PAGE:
The New Digital Learning Playbook:
Understanding the Spectrum of Students’ Activities and Aspirations
Speak Up 2013 National Findings K-12 Student
The New Digital Learning Playbook: Understanding the Spectrum of Students’ Activities and Aspirations is the first in a two part series to document the key national findings from Speak Up 2013.
For the past eleven years, Project Tomorrow’s® annual Speak Up National Research Project has provided schools and districts nationwide and throughout the globe with new insights into how today’s students want to leverage digital tools for learning based upon the authentic, unfiltered ideas of students themselves. With this year’s national report on the views of 325,279 K-12 students representing over 9,000 schools and 2,700 districts nationwide, we focus on getting beyond the anecdotally- driven stereotypes of student technology use to establish a more comprehensive understanding of the myriad of different ways that students are currently personalizing learning using technology.
Given the increasing interest amongst education, business, policy, and parent leadership on the value of digital tools to personalize learning and improve student outcomes, this year’s report provides new findings around these three central questions to further both national and local discussions:
- How are K-12 students currently using digital tools and resources to support schoolwork activities?
- How are K-12 students currently using digital tools and resources to enable out of school time learning activities?
- What are K-12 students’ aspirations for using digital tools and resources within new innovative learning environments?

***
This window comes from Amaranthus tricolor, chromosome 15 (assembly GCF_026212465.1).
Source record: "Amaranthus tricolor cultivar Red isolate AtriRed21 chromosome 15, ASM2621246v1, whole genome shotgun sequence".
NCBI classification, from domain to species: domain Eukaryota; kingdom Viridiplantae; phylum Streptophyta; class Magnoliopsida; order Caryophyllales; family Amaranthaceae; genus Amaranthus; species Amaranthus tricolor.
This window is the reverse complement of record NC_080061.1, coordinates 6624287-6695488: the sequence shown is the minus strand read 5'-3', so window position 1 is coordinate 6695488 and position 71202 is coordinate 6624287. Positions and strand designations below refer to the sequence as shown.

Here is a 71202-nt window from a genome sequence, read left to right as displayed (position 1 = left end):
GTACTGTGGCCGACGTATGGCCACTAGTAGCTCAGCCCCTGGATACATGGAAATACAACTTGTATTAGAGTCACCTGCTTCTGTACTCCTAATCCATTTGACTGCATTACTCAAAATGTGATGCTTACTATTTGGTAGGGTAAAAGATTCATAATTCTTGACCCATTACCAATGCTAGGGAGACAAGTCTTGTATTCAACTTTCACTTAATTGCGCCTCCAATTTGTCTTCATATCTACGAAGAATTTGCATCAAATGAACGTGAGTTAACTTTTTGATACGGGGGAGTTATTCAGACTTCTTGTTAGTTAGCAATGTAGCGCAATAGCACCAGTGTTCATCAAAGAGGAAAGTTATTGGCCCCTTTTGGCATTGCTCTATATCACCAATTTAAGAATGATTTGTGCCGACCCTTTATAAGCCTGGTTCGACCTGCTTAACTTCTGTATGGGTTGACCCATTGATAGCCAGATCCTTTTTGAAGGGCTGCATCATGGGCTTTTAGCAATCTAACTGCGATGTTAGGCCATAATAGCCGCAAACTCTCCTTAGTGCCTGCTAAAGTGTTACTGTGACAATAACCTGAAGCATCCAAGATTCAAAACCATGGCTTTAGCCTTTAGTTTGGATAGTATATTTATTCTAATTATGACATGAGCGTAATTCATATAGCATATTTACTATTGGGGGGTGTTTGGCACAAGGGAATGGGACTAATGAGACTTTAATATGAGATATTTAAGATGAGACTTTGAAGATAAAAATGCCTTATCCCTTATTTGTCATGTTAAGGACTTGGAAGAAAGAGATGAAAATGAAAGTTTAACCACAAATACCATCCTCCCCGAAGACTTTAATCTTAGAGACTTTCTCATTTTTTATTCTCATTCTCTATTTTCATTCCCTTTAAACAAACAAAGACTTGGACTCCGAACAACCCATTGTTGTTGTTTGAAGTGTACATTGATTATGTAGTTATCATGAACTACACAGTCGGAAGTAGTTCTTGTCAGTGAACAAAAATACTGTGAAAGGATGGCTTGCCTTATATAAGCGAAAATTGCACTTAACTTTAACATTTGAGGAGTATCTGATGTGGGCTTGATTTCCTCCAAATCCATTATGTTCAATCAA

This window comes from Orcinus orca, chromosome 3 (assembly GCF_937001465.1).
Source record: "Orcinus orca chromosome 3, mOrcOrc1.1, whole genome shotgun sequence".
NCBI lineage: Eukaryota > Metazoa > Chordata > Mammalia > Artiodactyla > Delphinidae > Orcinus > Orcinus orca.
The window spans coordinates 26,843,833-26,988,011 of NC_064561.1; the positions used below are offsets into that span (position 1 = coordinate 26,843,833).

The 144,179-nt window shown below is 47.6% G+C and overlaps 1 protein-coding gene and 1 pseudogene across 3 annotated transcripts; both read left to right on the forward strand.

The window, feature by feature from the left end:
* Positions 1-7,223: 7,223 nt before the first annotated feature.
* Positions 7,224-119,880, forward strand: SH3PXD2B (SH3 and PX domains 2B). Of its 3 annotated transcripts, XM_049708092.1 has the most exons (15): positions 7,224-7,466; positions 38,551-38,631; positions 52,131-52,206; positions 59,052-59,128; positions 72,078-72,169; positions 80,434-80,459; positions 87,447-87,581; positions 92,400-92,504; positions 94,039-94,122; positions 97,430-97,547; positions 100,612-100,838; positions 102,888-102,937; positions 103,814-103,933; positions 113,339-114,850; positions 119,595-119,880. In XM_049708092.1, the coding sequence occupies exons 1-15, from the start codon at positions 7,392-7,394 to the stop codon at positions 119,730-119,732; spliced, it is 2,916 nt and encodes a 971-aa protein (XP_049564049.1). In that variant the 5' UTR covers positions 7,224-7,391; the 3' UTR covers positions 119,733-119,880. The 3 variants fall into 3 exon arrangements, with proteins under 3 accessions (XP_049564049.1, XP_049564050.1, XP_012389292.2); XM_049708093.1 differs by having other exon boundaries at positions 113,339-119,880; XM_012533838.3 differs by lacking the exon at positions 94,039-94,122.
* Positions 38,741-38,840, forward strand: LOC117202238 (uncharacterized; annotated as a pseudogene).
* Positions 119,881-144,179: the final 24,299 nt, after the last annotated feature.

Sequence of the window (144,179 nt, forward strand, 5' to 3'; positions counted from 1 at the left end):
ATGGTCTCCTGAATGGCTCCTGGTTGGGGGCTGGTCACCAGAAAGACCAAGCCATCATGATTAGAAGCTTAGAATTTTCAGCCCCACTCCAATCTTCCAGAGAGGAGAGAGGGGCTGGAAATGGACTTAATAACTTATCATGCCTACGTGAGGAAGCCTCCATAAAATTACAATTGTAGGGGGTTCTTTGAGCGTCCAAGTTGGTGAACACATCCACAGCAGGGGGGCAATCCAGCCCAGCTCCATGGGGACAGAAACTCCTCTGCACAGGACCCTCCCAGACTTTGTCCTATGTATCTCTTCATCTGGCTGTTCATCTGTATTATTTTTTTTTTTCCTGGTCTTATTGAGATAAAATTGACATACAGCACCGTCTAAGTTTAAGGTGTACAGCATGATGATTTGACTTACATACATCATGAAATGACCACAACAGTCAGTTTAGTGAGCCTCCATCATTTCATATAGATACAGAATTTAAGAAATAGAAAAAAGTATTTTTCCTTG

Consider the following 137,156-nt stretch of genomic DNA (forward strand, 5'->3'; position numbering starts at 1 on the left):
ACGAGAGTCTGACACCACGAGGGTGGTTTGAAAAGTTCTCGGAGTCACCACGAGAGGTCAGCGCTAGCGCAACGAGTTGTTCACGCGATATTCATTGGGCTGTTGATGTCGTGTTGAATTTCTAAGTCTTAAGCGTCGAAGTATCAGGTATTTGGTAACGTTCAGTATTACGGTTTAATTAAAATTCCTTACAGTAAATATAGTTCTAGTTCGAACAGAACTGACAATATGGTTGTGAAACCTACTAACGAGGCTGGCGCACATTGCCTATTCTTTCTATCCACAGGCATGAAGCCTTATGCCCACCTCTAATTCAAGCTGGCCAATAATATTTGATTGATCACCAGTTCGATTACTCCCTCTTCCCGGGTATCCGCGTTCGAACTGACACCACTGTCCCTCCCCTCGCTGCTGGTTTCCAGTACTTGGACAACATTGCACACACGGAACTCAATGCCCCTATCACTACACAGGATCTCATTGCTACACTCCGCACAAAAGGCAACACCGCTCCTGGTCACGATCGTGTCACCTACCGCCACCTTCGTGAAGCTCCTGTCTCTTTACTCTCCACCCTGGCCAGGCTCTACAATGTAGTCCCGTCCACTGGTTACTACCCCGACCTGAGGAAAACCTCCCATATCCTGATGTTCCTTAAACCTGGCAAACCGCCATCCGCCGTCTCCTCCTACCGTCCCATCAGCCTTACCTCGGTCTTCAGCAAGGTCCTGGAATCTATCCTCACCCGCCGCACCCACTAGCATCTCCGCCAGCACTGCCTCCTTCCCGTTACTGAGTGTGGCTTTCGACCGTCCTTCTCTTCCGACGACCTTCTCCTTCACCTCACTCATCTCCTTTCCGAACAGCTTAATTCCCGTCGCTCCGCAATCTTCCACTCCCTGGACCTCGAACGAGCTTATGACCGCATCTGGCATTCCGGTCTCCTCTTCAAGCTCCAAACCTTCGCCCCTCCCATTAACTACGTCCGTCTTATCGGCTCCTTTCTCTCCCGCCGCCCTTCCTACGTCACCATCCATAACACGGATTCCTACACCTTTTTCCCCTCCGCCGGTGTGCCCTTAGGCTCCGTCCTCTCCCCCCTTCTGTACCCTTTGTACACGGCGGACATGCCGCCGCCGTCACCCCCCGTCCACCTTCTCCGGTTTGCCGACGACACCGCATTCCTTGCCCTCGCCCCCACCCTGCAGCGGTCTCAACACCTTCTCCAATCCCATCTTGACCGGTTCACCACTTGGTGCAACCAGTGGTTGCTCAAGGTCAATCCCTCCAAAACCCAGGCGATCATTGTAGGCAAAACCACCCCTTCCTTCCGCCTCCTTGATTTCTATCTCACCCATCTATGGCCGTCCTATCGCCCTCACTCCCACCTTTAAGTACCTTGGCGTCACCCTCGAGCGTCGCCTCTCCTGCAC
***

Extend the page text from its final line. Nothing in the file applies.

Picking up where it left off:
Key Findings from this year’s report include:
- Girls outpace boys in use of many digital tools for learning, particularly the socially based tools like texting and collaborating online.
- 29 percent of high school boys say that they are very interested in a job or career in a STEM field, but only 19 percent of girls say the same. This gap remains even among girls and boys who self-assess their technology skills as advanced. During the seven years that the Speak Up surveys have polled high school students on their interest in STEM fields, the level of student interest has not increased significantly.
- Students continue to report less regular interaction with traditional social networking sites like Facebook, while 44 percent of students in grades 6-12 report using social media apps like Instagram, Snapchat and Vine. Nearly one-third of high school students reported using Twitter.
- One-quarter of students in grades 3-5 and nearly one-third of students in grades 6-12 say that they are using a mobile device provided by their school to support schoolwork (these percentages were greater among Title I schools than non-Title I schools).
- In four years, the percent of middle school students taking tests online increased from 32 percent to 47 percent.
- High school students reported a mean average of 14 hours per week using technology for writing.
- Only one-third of middle school students say that for schoolwork reading, they prefer to read digital materials rather than printed materials; more than half, however, say online textbooks would be an essential component of their “ultimate school.”
- Digital equity, including to student access to the Internet outside of school, is a growing concern among district technology leaders with 46 percent saying it is one of the most challenging issues they face today (compared to just 19 percent in 2010).
Speak Up in the News
If you think this data is interesting and would like to gain a better understanding about your stakeholders’ perspectives about the use of technology for learning, participate in Speak Up 2014. The online surveys will be open Oct 6 – Dec 19, 2014 and survey results will be available in Feb 2015.